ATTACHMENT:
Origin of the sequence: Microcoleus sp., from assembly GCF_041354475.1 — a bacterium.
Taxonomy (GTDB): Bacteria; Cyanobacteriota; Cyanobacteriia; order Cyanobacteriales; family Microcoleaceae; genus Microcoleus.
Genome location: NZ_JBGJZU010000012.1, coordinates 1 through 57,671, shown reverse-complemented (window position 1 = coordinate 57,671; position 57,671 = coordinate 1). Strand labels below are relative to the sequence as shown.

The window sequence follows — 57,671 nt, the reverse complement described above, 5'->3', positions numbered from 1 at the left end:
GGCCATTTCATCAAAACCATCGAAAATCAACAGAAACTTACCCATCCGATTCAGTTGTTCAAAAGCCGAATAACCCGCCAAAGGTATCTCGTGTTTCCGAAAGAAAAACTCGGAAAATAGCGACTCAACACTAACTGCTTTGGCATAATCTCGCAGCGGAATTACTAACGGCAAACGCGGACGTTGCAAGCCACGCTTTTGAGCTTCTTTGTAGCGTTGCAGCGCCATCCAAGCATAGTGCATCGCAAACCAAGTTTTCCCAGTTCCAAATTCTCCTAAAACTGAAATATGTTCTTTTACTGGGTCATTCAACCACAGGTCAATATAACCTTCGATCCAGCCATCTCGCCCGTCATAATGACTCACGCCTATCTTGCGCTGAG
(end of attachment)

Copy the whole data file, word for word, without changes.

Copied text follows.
Origin of the sequence: Microcoleus sp., from assembly GCF_041354475.1 — a bacterium.
Taxonomy (GTDB): Bacteria; Cyanobacteriota; Cyanobacteriia; order Cyanobacteriales; family Microcoleaceae; genus Microcoleus.
Genome location: NZ_JBGJZU010000012.1, coordinates 1 through 57,671, shown reverse-complemented (window position 1 = coordinate 57,671; position 57,671 = coordinate 1). Strand labels below are relative to the sequence as shown.

The window sequence follows — 57,671 nt, the reverse complement described above, 5'->3', positions numbered from 1 at the left end:
GGCCATTTCATCAAAACCATCGAAAATCAACAGAAACTTACCCATCCGATTCAGTTGTTCAAAAGCCGAATAACCCGCCAAAGGTATCTCGTGTTTCCGAAAGAAAAACTCGGAAAATAGCGACTCAACACTAACTGCTTTGGCATAATCTCGCAGCGGAATTACTAACGGCAAACGCGGACGTTGCAAGCCACGCTTTTGAGCTTCTTTGTAGCGTTGCAGCGCCATCCAAGCATAGTGCATCGCAAACCAAGTTTTCCCAGTTCCAAATTCTCCTAAAACTGAAATATGTTCTTTTACTGGGTCATTCAACCACAGGTCAATATAACCTTCGATCCAGCCATCTCGCCCGTCATAATGACTCACGCCTATCTTGCGCTGAG